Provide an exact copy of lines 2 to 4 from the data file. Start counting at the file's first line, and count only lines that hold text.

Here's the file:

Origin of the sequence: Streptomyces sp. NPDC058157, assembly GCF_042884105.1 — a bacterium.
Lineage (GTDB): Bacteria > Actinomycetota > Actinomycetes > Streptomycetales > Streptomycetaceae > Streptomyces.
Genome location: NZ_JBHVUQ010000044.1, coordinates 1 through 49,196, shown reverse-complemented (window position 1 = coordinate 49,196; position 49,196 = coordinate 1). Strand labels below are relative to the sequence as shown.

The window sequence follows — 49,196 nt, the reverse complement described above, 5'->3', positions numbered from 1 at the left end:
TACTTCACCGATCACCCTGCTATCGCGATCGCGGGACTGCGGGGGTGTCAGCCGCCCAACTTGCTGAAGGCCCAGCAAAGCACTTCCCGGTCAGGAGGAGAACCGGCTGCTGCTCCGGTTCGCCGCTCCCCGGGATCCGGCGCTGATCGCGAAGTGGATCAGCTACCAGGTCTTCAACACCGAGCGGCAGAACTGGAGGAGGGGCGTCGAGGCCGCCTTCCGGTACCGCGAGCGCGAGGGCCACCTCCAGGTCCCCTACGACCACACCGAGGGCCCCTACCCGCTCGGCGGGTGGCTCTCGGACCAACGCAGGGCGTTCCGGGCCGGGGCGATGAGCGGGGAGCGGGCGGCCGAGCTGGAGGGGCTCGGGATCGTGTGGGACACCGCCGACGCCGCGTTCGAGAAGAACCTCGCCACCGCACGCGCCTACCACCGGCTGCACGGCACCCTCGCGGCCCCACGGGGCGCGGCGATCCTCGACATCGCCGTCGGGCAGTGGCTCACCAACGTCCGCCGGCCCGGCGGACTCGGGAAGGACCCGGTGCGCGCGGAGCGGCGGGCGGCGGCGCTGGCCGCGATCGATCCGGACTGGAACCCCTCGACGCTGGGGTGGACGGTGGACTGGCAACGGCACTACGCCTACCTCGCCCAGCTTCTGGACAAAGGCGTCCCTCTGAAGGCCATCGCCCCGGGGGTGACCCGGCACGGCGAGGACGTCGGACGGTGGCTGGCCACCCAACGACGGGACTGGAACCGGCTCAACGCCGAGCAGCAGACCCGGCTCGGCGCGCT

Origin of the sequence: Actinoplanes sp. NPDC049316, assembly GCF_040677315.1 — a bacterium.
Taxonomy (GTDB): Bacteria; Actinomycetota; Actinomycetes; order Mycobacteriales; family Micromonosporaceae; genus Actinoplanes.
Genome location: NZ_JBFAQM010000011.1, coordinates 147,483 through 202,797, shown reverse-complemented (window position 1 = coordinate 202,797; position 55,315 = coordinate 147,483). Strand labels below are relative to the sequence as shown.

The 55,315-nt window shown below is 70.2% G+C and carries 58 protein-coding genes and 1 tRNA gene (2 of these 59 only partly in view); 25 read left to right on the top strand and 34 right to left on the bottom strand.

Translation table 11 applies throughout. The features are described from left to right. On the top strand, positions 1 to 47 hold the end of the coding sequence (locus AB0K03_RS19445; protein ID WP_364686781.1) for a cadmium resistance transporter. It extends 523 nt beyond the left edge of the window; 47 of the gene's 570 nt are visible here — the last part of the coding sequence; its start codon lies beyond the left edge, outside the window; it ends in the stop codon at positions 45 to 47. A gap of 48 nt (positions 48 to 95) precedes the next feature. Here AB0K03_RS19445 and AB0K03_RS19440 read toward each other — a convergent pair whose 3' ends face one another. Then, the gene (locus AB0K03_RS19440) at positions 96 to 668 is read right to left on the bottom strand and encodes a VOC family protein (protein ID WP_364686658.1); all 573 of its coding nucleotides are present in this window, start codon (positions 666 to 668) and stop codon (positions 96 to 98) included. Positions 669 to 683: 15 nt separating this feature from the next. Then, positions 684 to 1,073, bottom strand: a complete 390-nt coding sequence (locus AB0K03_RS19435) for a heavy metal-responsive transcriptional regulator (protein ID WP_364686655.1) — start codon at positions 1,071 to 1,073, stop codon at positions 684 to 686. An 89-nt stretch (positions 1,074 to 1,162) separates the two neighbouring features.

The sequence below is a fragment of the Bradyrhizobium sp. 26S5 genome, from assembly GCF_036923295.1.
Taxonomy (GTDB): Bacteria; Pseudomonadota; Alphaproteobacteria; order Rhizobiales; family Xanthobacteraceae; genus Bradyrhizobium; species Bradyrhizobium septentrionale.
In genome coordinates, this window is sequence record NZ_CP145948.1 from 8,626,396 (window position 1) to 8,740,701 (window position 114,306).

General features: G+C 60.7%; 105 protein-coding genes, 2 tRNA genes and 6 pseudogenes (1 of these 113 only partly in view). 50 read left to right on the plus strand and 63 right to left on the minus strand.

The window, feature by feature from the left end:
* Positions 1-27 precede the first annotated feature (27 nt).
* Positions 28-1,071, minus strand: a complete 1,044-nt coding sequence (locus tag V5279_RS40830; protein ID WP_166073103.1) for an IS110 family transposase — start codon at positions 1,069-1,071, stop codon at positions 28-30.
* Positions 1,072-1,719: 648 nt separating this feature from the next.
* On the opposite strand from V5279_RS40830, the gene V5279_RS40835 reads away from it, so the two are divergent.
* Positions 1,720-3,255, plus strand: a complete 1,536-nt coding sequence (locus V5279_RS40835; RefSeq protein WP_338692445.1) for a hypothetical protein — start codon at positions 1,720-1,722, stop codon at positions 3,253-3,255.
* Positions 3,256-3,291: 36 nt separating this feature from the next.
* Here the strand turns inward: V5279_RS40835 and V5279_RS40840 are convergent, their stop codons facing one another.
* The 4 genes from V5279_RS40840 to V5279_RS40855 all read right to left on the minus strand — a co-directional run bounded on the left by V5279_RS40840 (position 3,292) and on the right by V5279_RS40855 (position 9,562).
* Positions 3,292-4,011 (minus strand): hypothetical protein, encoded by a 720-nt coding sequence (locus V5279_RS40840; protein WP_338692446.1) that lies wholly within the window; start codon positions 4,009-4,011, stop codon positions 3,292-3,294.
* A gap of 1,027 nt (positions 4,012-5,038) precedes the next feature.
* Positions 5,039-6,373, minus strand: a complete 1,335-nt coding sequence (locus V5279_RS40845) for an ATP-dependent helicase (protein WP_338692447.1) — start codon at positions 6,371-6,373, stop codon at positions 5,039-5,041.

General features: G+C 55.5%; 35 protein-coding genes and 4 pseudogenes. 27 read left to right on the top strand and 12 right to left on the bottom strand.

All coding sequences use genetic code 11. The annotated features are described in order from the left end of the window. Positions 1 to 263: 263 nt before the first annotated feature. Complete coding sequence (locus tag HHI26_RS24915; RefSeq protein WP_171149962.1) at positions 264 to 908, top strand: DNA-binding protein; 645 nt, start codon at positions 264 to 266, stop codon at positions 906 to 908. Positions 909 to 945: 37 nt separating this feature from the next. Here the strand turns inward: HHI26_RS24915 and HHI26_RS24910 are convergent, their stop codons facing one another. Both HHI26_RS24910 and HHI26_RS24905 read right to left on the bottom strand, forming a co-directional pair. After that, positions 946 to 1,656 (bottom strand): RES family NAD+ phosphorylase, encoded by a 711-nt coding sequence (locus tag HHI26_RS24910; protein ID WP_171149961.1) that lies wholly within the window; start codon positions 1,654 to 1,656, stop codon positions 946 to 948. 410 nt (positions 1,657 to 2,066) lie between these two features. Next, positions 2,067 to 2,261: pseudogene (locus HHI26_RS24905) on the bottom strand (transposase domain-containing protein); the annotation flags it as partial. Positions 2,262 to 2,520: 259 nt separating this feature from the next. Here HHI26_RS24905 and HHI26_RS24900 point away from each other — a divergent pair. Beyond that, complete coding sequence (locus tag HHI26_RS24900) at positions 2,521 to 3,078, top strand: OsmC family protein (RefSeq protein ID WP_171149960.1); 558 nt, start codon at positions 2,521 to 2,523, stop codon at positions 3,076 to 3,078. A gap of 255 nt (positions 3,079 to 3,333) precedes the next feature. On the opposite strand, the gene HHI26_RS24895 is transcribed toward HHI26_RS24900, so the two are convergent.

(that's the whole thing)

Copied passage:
Lineage (GTDB): Bacteria > Actinomycetota > Actinomycetes > Streptomycetales > Streptomycetaceae > Streptomyces.
Genome location: NZ_JBHVUQ010000044.1, coordinates 1 through 49,196, shown reverse-complemented (window position 1 = coordinate 49,196; position 49,196 = coordinate 1). Strand labels below are relative to the sequence as shown.

The window sequence follows — 49,196 nt, the reverse complement described above, 5'->3', positions numbered from 1 at the left end: